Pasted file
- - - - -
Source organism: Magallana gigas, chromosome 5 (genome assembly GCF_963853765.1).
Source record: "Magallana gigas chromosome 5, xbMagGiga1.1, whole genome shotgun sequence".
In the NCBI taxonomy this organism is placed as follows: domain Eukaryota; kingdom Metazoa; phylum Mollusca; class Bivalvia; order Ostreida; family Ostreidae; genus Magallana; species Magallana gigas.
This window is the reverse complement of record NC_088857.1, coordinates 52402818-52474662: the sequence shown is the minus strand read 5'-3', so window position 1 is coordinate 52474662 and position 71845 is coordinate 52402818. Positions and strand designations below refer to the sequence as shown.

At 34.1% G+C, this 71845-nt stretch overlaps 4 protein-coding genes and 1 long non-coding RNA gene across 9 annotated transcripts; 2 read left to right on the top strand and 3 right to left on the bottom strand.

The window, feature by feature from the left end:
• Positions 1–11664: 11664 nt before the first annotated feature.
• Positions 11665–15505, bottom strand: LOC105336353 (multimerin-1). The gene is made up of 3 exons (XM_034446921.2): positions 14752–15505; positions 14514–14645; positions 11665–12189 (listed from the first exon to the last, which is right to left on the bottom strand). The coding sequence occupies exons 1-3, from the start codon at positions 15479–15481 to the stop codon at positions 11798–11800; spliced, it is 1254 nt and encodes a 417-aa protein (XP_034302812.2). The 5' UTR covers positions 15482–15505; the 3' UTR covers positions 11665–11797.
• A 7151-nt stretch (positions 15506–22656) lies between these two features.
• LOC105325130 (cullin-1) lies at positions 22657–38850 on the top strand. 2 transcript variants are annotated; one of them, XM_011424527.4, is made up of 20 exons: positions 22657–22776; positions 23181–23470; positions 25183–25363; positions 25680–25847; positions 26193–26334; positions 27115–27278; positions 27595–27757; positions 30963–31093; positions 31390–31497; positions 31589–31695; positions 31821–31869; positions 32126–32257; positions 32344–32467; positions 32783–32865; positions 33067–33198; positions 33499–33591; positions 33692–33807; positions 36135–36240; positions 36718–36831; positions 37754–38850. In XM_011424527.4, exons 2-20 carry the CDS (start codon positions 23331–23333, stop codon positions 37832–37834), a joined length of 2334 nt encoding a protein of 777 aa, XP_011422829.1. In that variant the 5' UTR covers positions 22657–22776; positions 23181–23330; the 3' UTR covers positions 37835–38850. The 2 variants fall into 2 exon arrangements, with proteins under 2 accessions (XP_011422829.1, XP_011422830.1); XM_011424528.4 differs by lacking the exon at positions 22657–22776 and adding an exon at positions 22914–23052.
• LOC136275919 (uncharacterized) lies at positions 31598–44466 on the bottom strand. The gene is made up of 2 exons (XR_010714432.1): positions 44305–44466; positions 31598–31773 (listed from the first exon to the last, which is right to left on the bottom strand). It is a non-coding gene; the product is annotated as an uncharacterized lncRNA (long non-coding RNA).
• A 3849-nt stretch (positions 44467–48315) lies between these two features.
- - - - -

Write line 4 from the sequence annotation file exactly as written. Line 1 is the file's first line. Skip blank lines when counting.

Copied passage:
This window is the reverse complement of record NC_088857.1, coordinates 52402818-52474662: the sequence shown is the minus strand read 5'-3', so window position 1 is coordinate 52474662 and position 71845 is coordinate 52402818. Positions and strand designations below refer to the sequence as shown.